Unrealized Net Gain on Available for Sale Investments
 
Cash Flow Hedges
 
Foreign Currency Translation Adjustment
 
Total
 
(Dollars in thousands)
Balance as of August 31, 2015
$
(171,729
)
 
$
4,156

 
$
(5,324
)
 
$
(41,310
)
 
$
(214,207
)
Current period other comprehensive income (loss), net of tax
12,877

 
(739
)
 
(6,233
)
 
(13,670
)
 
(7,765
)
Amounts reclassified from accumulated other comprehensive income (loss), net of tax
(6,448
)
 

 
(287
)
 

 
(6,735
)
Net other comprehensive income (loss), net of tax
6,429

 
(739
)
 
(6,520
)
 
(13,670
)
 
(14,500
)
Balance as of February 29, 2016
$
(165,300
)
 
$
3,417

 
$
(11,844
)
 
$
(54,980
)
 
$
(228,707
)

 
Pension and Other Postretirement Benefits
 
Unrealized Net Gain on Available for Sale Investments
 
Cash Flow Hedges
 
Foreign Currency Translation Adjustment
 
Total
 
(Dollars in thousands)
Balance as of August 31, 2014
$
(151,852
)
 
$
4,398

 
$
(2,722
)
 
$
(6,581
)
 
$
(156,757
)
Current period other comprehensive income (loss), net of tax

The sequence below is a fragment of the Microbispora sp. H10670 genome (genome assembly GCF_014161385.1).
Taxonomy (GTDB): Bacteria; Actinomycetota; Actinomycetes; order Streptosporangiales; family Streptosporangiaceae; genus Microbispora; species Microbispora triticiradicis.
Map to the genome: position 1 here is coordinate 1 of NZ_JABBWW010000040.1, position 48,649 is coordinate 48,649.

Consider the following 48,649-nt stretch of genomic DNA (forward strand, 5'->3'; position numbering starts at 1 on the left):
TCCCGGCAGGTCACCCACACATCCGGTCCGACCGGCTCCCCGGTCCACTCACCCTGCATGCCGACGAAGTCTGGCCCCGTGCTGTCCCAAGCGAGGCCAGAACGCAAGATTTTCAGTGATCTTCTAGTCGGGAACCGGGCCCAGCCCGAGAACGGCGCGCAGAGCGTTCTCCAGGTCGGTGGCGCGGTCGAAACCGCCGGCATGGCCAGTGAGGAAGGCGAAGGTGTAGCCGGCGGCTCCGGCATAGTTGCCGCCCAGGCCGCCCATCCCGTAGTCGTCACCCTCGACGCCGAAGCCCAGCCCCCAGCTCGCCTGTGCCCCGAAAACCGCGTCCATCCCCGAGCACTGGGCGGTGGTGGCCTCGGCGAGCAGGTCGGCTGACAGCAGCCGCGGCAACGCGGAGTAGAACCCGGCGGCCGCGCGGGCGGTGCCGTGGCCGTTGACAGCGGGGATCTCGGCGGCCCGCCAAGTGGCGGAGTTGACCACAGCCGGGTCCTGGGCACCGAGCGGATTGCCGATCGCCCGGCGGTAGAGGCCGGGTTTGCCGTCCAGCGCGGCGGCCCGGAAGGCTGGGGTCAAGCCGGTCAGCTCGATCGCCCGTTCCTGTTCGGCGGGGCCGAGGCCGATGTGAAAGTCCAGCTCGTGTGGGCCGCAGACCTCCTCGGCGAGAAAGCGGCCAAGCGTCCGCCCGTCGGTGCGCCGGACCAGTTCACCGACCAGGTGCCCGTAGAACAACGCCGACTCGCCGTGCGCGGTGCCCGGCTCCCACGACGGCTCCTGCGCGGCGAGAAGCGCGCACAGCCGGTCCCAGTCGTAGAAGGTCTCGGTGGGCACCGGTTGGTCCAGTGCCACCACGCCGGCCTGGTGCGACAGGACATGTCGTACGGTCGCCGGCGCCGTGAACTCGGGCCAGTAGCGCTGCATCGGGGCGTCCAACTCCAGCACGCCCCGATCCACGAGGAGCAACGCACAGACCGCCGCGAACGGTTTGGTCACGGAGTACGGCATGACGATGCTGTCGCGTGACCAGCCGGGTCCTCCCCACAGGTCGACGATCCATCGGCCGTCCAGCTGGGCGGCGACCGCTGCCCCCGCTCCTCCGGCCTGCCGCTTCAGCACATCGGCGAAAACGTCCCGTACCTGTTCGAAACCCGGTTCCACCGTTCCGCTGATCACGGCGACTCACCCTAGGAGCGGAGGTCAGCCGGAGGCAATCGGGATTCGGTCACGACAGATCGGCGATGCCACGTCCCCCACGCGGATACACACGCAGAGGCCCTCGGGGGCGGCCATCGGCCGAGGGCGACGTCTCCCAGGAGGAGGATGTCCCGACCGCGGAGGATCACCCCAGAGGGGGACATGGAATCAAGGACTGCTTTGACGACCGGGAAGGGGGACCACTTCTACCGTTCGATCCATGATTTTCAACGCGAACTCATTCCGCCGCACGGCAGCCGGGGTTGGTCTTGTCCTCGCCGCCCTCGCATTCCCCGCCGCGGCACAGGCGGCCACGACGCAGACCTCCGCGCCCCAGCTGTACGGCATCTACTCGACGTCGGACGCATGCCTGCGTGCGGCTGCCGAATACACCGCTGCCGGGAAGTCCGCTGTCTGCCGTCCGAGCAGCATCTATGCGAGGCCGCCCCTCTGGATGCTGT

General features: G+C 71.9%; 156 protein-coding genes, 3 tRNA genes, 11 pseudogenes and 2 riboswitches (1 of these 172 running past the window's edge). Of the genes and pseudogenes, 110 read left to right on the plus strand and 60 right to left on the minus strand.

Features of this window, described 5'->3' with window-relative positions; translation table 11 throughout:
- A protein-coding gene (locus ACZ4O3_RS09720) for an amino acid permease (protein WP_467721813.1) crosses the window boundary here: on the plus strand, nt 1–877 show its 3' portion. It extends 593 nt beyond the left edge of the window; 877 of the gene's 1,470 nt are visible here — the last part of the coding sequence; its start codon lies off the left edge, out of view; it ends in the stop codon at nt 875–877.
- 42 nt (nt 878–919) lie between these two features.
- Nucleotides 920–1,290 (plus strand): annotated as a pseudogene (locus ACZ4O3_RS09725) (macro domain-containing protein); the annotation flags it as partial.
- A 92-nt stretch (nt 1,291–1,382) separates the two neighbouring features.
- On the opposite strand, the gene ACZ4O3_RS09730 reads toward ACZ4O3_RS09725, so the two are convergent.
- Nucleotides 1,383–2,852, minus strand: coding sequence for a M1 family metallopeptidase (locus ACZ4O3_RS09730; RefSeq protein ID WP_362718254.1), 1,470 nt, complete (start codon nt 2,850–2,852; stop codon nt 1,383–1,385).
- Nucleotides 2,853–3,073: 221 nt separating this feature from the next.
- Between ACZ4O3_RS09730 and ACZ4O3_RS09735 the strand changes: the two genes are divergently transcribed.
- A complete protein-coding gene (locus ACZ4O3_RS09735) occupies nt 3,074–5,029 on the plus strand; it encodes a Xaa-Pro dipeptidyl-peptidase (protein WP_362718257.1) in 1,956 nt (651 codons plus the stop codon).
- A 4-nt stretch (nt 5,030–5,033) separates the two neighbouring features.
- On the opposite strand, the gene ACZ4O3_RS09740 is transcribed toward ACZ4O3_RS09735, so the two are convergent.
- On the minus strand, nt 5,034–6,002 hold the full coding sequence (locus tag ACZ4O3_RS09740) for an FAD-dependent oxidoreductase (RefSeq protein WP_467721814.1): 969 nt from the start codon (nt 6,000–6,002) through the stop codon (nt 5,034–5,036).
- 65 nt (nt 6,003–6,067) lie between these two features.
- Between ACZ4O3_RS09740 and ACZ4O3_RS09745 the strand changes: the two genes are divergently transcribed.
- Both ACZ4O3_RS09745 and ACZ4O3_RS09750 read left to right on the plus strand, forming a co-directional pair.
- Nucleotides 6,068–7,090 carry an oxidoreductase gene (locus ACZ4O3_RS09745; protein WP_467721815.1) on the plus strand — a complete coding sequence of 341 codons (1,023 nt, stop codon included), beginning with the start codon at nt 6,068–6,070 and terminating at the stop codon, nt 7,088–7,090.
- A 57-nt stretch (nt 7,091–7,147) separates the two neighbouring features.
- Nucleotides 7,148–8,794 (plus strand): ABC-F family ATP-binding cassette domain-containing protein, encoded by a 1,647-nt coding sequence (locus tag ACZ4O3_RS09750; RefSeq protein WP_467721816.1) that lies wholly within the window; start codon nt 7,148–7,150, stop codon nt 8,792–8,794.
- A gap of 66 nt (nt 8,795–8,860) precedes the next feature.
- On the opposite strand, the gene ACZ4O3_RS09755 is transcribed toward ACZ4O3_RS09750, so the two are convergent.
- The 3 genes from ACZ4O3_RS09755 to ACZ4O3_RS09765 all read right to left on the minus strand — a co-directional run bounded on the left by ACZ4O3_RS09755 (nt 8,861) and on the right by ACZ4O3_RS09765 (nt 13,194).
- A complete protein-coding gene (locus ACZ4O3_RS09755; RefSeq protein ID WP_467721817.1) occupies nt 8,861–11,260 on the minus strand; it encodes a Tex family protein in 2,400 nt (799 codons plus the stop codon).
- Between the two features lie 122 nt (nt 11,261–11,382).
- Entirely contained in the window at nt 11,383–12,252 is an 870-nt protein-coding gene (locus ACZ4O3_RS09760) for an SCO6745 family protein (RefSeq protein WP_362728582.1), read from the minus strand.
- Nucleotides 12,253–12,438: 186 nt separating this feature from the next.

236

 
773

 
(2,658
)
 
(11,008
)
 
(12,657
)
Amounts reclassified from accumulated other comprehensive income (loss), net of tax
6,770

 

 
249

 

 
7,019

Net other comprehensive income (loss), net of tax
7,006

 
773

 
(2,409
)
 
(11,008
)
 
(5,638
)
Balance as of February 28, 2015
$
(144,846
)
 
$
5,171

 
$
(5,131
)
 
$
(17,589
)
 
$
(162,395
)

13


    
Amounts reclassified from accumulated other comprehensive income (loss) were primarily related to pension and other postretirement benefits. Pension and other postretirement reclassifications include amortization of net actuarial loss, prior service credit and transition amounts and are recorded as marketing, general and administrative expenses (see Note 8, Benefit Plans for further information).


Note 8        Benefit Plans

We have various pension and other defined benefit and defined contribution plans, in which substantially all employees may participate. We also have non-qualified supplemental executive and Board retirement plans.

Components of net periodic benefit costs for the three and six months ended February 29, 2016 and February 28, 2015 are as follows:
 
Qualified
Pension Benefits
 
Non-Qualified
Pension Benefits
 
Other Benefits
 
2016
 
2015
 
2016
 
2015
 
2016
 
2015
Components of net periodic benefit costs for the three months ended February 29, 2016 and February 28, 2015 are as follows: